Thursday, July 15, 2010

Serious business


Training programme to groom young chess talents in the country.

BANGLADESHI grandmaster Ziaur Rahman (pic), who will be based in Malaysia for the next year or so, will soon be getting down to the serious business of training young chess talents in the country.

The Malaysian Chess Federation (MCF) has finalised a 15-month development programme stretching over six terms to groom young talents.

Each term of the MCF Young Talent chess development programme is self-contained and will last 30 days. Every programme will cover all aspects of chess training. These include assessment of a player’s capability and understanding of the game, an intensive study of the chess middlegame and endgame, and the important chess opening theory.

Ziaur will take the students through all the stages of chess preparation, identify their playing styles, their strengths and weaknesses, and look into areas of improving them. To achieve this, he will have a small group of local international masters to assist him during each term.

According to the MCF, the focus of the programme is to discover and develop junior chess talents in the country who are between eight and 14 years old as they represent the future of Malaysian chess. Nevertheless, older youths are welcomed, too.

The programme will run from this month until September next year. The first term is from July 24 to Aug 22 so that the first batch of students to finish the programme can also take part in the Malaysia Chess Festival scheduled for September.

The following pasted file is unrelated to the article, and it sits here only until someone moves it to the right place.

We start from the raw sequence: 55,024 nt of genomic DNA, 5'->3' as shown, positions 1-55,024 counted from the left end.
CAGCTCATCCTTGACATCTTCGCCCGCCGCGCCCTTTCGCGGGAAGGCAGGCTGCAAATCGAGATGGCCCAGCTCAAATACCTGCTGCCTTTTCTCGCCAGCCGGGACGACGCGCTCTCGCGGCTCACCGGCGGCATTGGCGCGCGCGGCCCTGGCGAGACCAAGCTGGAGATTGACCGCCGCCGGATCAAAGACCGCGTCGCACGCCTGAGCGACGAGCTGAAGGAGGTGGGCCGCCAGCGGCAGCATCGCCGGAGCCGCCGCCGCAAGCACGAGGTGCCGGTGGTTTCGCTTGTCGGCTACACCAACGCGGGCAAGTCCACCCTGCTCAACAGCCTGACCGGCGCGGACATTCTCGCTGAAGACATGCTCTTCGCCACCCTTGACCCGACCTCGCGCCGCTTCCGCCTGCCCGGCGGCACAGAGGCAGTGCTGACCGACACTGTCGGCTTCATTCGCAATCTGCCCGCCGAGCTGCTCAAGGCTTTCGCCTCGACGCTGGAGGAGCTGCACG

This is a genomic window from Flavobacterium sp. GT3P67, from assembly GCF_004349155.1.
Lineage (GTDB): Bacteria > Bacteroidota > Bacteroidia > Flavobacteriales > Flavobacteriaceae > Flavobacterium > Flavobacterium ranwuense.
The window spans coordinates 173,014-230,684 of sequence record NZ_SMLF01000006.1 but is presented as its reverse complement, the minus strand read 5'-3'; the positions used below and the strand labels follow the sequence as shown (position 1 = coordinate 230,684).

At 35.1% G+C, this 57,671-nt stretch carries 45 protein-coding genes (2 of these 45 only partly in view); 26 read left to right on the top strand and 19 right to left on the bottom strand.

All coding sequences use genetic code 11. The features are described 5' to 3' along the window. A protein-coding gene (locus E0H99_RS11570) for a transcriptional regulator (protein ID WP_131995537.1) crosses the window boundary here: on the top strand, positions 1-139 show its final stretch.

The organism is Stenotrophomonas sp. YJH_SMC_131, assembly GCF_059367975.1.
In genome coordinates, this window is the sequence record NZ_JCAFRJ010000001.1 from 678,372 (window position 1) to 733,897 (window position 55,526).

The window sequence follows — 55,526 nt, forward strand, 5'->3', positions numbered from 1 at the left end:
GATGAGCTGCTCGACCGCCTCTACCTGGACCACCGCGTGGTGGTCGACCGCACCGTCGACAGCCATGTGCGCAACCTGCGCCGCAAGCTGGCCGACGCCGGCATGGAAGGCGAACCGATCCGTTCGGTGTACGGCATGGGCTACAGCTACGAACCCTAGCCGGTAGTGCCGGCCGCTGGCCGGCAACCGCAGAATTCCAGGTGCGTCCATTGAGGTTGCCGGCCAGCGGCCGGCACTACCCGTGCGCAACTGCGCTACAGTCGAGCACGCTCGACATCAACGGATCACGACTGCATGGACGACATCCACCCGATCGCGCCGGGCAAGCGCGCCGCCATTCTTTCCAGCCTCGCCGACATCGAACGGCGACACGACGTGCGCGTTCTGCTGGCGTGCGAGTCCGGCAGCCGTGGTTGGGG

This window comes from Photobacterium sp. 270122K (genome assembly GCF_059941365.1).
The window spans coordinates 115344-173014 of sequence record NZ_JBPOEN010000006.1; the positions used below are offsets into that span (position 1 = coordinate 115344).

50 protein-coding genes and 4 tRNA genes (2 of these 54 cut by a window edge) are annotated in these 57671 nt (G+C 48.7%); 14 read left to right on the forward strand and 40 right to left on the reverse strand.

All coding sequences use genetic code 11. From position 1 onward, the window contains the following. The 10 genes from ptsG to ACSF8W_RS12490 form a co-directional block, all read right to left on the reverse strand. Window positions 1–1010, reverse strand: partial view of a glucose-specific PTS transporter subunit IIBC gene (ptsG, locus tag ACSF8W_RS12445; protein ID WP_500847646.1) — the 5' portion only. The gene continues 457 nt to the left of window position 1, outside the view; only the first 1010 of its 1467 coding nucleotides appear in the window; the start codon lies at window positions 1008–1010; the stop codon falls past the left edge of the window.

There will be a fresh intake of students every term. The second term starts in September, the third term in November, the fourth in February next year, the fifth term in April and the sixth term in July. So there will be ample opportunities for readers to send their children to attend these intensive programmes.

The approach to each term’s programme is simple: group training for all students to learn the fundamentals of chess, and a personalised session during which the students are paired with the grandmaster or an international master who will take them through a more detailed study mode. This session will help the trainer fine-tune the student’s skills to the best advantage of his playing style and preferences.

At the end of the term, each student would have undergone a maximum of 68 hours of end-to-end chess improvement experience and learning.

The fee is capped at RM500, thanks to sponsors. Normally, such training programmes with grandmasters can easily cost between RM4,000 and RM6,000.

Students interested in attending the first term should contact the MCF before July 19. Due to space constraints, there are only places for 10 students.

The MCF stressed that the development programme is not meant for beginners. Students are required to possess certain playing strength and skills.

For enquiries or to request for the programme prospectus, contact Najib Wahab (016-3382542, or the MCF secretary Gregory Lau (012-9020123).

---- the star online

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